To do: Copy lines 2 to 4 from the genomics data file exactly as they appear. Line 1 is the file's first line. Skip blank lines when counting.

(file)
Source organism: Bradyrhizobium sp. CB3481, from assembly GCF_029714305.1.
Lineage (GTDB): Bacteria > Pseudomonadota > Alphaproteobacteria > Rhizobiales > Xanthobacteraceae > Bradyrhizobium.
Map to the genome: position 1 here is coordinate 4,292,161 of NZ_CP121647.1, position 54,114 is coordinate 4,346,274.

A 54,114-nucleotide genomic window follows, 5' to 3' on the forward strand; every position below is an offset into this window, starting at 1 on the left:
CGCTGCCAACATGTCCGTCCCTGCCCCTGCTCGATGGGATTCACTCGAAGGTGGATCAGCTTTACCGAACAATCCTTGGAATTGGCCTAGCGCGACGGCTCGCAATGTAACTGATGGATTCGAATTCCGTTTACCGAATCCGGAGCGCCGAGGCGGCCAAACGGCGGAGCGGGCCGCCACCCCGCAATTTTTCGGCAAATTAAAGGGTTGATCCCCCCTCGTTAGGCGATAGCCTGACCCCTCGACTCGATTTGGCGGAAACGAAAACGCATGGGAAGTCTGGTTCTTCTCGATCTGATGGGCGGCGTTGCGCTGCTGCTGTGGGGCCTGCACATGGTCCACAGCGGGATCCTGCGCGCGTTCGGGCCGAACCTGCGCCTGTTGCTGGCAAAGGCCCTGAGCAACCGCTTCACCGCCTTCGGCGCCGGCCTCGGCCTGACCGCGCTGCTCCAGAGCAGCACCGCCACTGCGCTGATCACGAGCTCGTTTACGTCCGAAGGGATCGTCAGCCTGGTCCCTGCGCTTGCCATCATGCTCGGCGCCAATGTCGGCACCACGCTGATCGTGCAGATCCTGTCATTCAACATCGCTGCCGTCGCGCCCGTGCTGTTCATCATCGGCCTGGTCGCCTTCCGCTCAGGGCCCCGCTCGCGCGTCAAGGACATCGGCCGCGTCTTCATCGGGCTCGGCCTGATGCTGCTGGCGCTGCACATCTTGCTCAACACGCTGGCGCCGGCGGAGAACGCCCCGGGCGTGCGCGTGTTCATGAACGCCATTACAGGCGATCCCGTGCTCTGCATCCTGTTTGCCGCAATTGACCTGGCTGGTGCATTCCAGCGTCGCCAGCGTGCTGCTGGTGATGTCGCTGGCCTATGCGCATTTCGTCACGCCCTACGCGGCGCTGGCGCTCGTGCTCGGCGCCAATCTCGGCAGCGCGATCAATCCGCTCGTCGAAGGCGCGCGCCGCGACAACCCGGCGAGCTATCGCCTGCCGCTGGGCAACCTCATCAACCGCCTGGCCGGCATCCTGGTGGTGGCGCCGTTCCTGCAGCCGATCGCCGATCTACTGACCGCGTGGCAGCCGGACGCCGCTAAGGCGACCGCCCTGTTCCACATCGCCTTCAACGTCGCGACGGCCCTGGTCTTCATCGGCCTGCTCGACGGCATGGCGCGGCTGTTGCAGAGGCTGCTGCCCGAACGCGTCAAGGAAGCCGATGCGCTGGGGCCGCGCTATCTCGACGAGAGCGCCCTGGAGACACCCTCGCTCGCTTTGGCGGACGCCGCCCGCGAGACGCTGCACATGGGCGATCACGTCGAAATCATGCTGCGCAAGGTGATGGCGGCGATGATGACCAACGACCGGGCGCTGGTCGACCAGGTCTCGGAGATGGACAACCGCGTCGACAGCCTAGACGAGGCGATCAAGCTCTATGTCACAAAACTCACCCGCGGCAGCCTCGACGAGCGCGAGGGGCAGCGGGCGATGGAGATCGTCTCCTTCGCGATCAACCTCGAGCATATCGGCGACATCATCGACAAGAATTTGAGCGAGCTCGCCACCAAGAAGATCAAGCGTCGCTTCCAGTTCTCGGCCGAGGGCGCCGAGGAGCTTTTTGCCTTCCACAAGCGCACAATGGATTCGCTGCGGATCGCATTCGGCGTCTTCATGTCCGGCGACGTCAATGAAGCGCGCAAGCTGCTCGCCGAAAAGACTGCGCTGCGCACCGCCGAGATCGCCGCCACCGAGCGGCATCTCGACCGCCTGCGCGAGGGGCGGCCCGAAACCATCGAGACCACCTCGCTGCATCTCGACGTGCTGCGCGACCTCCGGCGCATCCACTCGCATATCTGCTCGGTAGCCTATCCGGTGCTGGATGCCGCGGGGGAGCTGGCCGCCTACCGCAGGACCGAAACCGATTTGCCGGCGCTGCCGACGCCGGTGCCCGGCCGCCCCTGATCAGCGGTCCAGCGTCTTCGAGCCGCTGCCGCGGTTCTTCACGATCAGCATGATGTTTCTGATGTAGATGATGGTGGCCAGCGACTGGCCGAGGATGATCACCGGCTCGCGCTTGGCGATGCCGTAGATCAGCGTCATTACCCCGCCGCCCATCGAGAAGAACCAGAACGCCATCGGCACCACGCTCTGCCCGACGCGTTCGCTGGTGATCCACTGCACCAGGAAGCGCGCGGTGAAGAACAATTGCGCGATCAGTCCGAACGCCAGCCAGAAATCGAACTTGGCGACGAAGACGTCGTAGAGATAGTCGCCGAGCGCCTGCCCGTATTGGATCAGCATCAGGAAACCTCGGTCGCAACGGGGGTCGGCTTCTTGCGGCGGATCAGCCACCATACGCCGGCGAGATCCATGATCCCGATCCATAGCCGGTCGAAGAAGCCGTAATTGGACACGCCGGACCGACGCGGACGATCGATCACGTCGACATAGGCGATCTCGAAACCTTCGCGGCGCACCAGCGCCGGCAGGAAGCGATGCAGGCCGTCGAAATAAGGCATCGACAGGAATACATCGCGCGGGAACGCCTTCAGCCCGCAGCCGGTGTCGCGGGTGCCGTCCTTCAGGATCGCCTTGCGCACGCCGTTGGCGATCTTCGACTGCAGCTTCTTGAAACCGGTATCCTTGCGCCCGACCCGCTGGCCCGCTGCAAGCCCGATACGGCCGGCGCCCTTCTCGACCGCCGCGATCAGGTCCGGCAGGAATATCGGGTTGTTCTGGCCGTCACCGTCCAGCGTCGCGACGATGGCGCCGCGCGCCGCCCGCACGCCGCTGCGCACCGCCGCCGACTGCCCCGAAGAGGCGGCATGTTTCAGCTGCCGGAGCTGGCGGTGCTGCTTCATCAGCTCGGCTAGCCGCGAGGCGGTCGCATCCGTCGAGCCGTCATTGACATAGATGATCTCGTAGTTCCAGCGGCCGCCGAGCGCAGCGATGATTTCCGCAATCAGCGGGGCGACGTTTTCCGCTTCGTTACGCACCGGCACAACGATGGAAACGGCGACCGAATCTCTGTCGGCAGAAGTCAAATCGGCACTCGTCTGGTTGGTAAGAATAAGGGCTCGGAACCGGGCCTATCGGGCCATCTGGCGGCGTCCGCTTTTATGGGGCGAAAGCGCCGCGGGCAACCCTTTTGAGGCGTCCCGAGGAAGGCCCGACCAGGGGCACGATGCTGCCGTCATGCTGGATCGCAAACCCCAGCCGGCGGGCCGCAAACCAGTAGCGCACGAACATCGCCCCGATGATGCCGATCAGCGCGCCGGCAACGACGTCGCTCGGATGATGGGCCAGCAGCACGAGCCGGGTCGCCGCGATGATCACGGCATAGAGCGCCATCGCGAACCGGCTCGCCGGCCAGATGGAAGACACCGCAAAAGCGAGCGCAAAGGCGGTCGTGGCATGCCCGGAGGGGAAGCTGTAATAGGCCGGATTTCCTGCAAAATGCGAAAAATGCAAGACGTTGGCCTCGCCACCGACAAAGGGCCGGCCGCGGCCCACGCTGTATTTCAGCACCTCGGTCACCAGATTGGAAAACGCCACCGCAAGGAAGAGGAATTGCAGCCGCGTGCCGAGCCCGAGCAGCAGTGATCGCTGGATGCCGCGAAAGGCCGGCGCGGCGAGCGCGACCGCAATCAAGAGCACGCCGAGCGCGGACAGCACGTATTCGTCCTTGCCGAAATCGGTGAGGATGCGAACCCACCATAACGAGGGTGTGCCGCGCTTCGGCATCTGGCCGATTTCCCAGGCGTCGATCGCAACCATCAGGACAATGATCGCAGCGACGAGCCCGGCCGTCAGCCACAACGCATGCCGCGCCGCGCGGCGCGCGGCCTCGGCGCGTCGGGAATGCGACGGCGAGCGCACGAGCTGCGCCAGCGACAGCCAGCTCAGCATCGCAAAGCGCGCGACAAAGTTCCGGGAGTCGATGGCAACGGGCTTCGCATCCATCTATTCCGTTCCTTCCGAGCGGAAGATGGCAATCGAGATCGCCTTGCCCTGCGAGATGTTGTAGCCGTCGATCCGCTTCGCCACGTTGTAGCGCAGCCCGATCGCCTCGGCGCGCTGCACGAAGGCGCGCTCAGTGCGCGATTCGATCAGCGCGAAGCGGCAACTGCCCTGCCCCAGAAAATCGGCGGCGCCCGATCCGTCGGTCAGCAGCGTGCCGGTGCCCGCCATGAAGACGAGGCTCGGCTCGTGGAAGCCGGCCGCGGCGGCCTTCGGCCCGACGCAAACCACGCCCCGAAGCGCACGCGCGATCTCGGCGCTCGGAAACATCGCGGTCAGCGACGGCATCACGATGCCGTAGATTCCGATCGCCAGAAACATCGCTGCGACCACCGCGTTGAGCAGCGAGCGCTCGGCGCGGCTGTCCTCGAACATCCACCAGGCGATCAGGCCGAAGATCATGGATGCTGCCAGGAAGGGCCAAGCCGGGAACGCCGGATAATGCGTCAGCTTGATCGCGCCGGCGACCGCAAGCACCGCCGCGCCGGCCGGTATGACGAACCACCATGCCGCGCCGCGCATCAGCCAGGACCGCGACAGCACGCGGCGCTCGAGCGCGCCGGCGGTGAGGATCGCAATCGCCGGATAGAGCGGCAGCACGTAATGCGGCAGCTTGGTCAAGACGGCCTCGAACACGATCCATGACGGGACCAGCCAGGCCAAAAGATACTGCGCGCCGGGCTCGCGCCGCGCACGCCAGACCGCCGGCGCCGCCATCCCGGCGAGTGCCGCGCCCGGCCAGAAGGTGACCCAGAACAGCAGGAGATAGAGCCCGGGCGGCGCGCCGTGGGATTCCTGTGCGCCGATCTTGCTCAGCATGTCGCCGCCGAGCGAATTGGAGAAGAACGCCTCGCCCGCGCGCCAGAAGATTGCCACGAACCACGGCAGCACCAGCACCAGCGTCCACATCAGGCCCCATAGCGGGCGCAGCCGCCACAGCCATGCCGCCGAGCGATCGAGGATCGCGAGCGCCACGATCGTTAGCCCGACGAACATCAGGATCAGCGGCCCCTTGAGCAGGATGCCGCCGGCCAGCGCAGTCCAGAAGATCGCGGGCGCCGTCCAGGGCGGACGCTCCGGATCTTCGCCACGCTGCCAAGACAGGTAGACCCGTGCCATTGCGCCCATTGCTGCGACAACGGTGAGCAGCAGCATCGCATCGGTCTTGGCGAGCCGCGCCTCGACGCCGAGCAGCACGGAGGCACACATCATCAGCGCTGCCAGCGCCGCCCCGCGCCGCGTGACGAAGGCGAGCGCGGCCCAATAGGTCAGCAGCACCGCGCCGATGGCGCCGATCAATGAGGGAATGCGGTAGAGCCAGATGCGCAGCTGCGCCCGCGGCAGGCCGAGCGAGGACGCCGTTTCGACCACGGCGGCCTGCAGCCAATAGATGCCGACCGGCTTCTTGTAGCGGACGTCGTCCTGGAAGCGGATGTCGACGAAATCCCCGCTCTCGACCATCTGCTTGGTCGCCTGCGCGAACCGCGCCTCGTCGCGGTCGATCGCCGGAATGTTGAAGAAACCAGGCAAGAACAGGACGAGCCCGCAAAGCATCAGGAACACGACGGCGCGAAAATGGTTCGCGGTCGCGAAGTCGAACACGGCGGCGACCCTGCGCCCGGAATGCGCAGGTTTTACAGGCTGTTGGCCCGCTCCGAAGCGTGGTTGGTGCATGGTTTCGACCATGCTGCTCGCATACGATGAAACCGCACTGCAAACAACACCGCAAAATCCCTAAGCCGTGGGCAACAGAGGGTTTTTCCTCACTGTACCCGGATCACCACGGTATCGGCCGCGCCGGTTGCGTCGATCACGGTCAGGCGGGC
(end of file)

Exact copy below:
Lineage (GTDB): Bacteria > Pseudomonadota > Alphaproteobacteria > Rhizobiales > Xanthobacteraceae > Bradyrhizobium.
Map to the genome: position 1 here is coordinate 4,292,161 of NZ_CP121647.1, position 54,114 is coordinate 4,346,274.

A 54,114-nucleotide genomic window follows, 5' to 3' on the forward strand; every position below is an offset into this window, starting at 1 on the left: